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Baby Wolf Early Front
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Wolf igniters 3
Baby Wolf Early Label
  Baby Wolf Early Disassembled.JPG - EARLY BABY WOLF - Early brass baby Wolf safety lamp with brass gauze, round burner tube and 1907 mod Wolf paraffin friction igniter, brass tag on font marked Wolf Safety Lamp Co. of America, Crystal Building, 47/49 West Street, New York, NY USA, 7 1/4 in. high to top of hook ring, 2 3/8 in. base dia., Neil Tysver collection  (The standard size Wolf safety lamp was developed in 1883 by M. Charles Wolf of Saxony and introduced into the United States during the 1890s.  The Fidelity International Agency was the sole agent for importing Wolf lamps in the early 1900s.  This early baby Wolf lamp was made in Germany and imported to the US prior to World War I. At the time, the Wolf Safety Lamp Company of America was a selling agent, not a manufacturer of lamps.  Lamps were imported from Germany and marked with a small oval brass tag bearing the address “Crystal Building, 47/49 West Street, New York.”  WW I stopped the importation of lamps from Germany and after the war, the Wolf Safety Lamp Company of America reemerged as a manufacturer of safety lamps.  By 1920, the company had moved to Brooklyn where they remained for many years.)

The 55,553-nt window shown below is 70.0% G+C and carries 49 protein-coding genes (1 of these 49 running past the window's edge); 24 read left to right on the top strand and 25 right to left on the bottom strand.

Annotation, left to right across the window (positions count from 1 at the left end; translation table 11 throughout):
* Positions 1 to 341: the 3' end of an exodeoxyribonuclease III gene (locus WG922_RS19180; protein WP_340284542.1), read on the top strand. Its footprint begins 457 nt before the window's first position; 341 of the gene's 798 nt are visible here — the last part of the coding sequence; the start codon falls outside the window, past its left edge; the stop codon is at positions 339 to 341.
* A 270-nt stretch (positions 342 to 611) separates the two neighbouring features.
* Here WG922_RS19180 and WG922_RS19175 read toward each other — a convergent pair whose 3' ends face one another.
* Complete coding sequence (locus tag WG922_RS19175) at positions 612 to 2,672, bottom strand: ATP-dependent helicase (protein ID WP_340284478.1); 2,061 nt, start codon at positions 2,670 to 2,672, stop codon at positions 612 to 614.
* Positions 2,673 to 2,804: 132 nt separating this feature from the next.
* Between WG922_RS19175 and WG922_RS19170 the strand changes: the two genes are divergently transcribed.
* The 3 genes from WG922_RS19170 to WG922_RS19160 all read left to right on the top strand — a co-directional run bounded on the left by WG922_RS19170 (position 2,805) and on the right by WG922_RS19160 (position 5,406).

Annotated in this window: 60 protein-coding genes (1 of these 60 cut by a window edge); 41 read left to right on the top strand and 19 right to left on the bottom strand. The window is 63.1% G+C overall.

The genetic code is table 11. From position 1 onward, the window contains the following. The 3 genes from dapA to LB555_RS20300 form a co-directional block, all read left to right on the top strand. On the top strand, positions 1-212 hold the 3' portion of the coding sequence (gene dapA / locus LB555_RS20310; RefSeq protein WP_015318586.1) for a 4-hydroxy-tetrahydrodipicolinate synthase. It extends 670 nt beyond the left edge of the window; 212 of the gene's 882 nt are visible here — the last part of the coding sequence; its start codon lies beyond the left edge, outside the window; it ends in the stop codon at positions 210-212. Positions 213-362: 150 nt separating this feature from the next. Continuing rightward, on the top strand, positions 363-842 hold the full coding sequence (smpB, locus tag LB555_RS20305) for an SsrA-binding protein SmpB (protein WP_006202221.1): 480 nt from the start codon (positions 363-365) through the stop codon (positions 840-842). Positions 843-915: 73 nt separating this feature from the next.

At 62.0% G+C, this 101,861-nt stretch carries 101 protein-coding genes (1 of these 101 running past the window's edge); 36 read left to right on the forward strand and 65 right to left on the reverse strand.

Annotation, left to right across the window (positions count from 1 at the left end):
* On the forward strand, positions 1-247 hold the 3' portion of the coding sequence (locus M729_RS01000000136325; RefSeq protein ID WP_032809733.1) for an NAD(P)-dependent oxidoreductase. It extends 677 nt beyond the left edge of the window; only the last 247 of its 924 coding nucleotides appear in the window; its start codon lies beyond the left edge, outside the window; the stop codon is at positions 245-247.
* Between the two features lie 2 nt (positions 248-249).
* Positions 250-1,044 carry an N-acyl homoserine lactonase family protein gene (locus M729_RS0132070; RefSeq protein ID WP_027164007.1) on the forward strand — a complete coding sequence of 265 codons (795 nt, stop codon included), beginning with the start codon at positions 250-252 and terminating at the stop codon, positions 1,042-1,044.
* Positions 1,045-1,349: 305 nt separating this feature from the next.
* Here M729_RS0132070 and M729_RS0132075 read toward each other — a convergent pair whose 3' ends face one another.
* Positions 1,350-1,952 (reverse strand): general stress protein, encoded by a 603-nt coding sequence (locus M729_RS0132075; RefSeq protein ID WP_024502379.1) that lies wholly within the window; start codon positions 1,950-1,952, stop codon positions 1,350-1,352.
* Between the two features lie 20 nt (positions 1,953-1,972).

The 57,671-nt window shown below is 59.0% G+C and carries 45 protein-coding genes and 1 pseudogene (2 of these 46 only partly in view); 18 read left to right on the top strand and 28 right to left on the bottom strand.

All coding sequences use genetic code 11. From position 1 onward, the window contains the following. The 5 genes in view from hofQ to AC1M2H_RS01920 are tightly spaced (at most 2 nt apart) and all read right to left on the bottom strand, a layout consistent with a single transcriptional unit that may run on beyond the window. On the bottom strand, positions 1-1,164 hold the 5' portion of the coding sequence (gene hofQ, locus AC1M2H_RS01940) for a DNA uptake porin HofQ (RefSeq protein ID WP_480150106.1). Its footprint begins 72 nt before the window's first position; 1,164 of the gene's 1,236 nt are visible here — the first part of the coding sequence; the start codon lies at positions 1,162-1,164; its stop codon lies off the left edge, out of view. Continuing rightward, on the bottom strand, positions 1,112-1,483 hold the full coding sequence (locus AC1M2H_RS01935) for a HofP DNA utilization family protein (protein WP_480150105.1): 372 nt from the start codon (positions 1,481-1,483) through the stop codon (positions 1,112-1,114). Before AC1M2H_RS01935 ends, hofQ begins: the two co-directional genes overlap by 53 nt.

Baby Wolf Early Base
Baby Wolf
Baby Wolf Open
Baby Wolf pic3
Baby Wolf Permissible Label

Baby Wolf Early Disassembled | EARLY BABY WOLF - Early brass baby Wolf safety lamp with brass gauze, round burner tube and 1907 mod Wolf paraffin friction igniter, brass tag on font marked Wolf Safety Lamp Co. of America, Crystal Building, 47/49 West Street, New York, NY USA, 7 1/4 in. high to top of hook ring, 2 3/8 in. base dia., Neil Tysver collection (The standard size Wolf safety lamp was developed in 1883 by M. Charles Wolf of Saxony and introduced into the United States during the 1890s. The Fidelity International Agency was the sole agent for importing Wolf lamps in the early 1900s. This early baby Wolf lamp was made in Germany and imported to the US prior to World War I. At the time, the Wolf Safety Lamp Company of America was a selling agent, not a manufacturer of lamps. Lamps were imported from Germany and marked with a small oval brass tag bearing the address “Crystal Building, 47/49 West Street, New York.” WW I stopped the importation of lamps from Germany and after the war, the Wolf Safety Lamp Company of America reemerged as a manufacturer of safety lamps. By 1920, the company had moved to Brooklyn where they remained for many years.) Download Original Image
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